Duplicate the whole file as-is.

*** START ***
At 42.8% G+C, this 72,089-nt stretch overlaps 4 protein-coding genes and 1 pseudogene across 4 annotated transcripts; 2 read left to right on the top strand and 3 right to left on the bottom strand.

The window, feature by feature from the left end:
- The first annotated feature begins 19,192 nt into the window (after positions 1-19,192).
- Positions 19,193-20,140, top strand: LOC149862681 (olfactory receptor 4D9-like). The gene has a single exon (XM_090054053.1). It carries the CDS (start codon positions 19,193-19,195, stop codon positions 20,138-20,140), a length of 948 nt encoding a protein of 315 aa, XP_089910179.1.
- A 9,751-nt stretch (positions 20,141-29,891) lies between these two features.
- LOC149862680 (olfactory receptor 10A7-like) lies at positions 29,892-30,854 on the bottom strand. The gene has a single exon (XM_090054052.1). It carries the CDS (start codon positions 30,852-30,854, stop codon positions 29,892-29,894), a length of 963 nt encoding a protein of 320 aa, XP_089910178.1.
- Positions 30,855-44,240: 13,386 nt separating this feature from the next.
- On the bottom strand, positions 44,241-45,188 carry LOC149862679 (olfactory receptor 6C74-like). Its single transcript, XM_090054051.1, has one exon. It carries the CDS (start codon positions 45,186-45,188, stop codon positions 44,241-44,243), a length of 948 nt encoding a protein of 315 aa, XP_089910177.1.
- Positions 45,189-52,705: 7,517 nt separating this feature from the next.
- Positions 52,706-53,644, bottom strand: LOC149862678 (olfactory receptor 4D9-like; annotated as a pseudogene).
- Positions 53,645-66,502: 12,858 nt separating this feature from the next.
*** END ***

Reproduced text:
At 42.8% G+C, this 72,089-nt stretch overlaps 4 protein-coding genes and 1 pseudogene across 4 annotated transcripts; 2 read left to right on the top strand and 3 right to left on the bottom strand.

The window, feature by feature from the left end:
- The first annotated feature begins 19,192 nt into the window (after positions 1-19,192).
- Positions 19,193-20,140, top strand: LOC149862681 (olfactory receptor 4D9-like). The gene has a single exon (XM_090054053.1). It carries the CDS (start codon positions 19,193-19,195, stop codon positions 20,138-20,140), a length of 948 nt encoding a protein of 315 aa, XP_089910179.1.
- A 9,751-nt stretch (positions 20,141-29,891) lies between these two features.
- LOC149862680 (olfactory receptor 10A7-like) lies at positions 29,892-30,854 on the bottom strand. The gene has a single exon (XM_090054052.1). It carries the CDS (start codon positions 30,852-30,854, stop codon positions 29,892-29,894), a length of 963 nt encoding a protein of 320 aa, XP_089910178.1.
- Positions 30,855-44,240: 13,386 nt separating this feature from the next.
- On the bottom strand, positions 44,241-45,188 carry LOC149862679 (olfactory receptor 6C74-like). Its single transcript, XM_090054051.1, has one exon. It carries the CDS (start codon positions 45,186-45,188, stop codon positions 44,241-44,243), a length of 948 nt encoding a protein of 315 aa, XP_089910177.1.
- Positions 45,189-52,705: 7,517 nt separating this feature from the next.
- Positions 52,706-53,644, bottom strand: LOC149862678 (olfactory receptor 4D9-like; annotated as a pseudogene).
- Positions 53,645-66,502: 12,858 nt separating this feature from the next.